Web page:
Like the federal anti-racism programmes, efforts to educate and start discussions on racism have been met with contempt by Trump and his supporters. Two days after announcing the ban, Trump threatened to withdraw federal funding from California schools that teach aspects of the 1619 Project. The Pulitzer Prize-winning project, which “aims to reframe the country’s history by placing the consequences of slavery and the contributions of black Americans at the very center of our national narrative”, was launched in August 2019 on the 400th anniversary of the start of American slavery. 

Since its release, the project has been decried as a false view of US history and an offence to the nation’s founding fathers. Trump labeled it a “racism witch hunt”. Secretary of State Mike Pompeo disparaged the project as “a dark vision of America’s birth” and “a slander on our great people”. Senator Tom Cotton defended slavery as “the necessary evil upon which the union was built”, and even went so far as to introduce the Saving American History Act of 2020 to prohibit the use of federal funds to teach the curriculum. 

Ideals of democracy

Journalist Nikole Hannah-Jones, who spearheaded the 1619 Project, has come to its defence and emphasised the role that Black Americans have played in upholding the ideals of democracy that Trump and his supporters argue the US was founded upon. But calls to reprimand schools that teach the curriculum point to the Trump administration’s commitment to disregarding how foundational racism has been to the establishment of the US.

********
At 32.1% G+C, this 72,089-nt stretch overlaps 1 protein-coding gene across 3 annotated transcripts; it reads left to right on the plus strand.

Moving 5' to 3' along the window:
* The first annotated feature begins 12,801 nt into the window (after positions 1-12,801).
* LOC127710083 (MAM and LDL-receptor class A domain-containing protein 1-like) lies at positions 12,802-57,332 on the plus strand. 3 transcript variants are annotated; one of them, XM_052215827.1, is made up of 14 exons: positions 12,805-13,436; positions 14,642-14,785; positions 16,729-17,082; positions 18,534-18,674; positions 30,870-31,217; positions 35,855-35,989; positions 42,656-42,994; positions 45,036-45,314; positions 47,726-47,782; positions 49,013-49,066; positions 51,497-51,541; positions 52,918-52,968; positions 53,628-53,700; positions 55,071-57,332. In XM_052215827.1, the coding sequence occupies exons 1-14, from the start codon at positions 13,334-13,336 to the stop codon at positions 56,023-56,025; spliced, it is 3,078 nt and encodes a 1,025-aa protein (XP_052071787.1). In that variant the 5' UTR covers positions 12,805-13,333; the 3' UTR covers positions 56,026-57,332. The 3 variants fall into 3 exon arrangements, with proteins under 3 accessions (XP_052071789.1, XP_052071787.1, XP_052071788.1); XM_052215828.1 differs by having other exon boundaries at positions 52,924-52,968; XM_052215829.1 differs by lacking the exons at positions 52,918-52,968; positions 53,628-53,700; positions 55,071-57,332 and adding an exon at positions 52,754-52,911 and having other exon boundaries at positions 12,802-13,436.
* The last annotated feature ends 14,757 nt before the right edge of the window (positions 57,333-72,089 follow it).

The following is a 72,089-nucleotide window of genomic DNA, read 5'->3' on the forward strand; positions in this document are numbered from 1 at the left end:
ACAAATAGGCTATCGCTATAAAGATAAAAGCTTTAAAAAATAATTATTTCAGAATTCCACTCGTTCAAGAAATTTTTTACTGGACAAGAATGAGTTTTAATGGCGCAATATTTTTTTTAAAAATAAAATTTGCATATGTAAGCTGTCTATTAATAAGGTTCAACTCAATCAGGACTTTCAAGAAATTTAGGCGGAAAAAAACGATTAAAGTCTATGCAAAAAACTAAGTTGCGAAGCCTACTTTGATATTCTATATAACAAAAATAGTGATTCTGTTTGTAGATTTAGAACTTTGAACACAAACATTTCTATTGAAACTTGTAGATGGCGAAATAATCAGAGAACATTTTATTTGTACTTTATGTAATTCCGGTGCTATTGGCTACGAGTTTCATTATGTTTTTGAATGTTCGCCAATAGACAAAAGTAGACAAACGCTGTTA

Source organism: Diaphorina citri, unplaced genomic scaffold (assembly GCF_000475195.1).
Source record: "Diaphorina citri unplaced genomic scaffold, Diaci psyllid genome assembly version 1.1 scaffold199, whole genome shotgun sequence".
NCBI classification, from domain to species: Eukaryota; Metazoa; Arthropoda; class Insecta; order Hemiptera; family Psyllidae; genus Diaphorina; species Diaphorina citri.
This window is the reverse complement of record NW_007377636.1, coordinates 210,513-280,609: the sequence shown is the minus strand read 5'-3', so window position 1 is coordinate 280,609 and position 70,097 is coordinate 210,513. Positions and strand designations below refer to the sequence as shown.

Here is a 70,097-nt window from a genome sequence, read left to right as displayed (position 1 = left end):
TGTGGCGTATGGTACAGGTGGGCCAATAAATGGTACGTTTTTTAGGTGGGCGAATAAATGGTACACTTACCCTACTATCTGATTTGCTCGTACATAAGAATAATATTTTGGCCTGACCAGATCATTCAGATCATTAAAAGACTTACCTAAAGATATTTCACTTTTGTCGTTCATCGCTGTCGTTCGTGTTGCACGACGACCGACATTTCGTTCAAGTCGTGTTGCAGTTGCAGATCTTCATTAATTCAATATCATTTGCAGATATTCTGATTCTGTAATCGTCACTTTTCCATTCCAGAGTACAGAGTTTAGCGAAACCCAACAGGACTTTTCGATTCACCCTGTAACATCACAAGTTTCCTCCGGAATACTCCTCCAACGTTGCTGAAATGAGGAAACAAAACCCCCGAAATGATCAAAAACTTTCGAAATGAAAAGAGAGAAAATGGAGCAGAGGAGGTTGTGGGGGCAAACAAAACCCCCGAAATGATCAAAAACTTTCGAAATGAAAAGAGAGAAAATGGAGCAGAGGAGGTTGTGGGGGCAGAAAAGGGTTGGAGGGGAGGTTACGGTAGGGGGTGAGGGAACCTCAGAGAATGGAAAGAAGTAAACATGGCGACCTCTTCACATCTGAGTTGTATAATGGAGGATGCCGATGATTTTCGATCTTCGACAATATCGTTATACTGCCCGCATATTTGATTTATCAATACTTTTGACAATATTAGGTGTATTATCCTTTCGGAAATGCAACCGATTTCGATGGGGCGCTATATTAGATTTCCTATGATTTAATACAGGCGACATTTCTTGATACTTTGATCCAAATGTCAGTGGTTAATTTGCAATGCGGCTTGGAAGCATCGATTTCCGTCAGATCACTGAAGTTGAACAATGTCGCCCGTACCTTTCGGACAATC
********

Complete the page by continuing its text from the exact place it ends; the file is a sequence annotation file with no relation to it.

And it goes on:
Similarly unwelcome, the Black Lives Matter movement is another example of how efforts to call attention to racism have been met with contempt. After the murders of Breonna Taylor, George Floyd and other Black Americans at the hands of police, national conversations on police brutality ensued, and the Black Lives Matter movement stood in the spotlight. As millions of Americans took to the streets to condemn this violence, the White House freely expressed its disdain for the movement.

Protesters hold up a Black Lives Matter banner during a Trump campaign event in Nevada on 13 September (AFP)
Protesters hold up a Black Lives Matter banner during a Trump campaign event in Nevada on 13 September (AFP)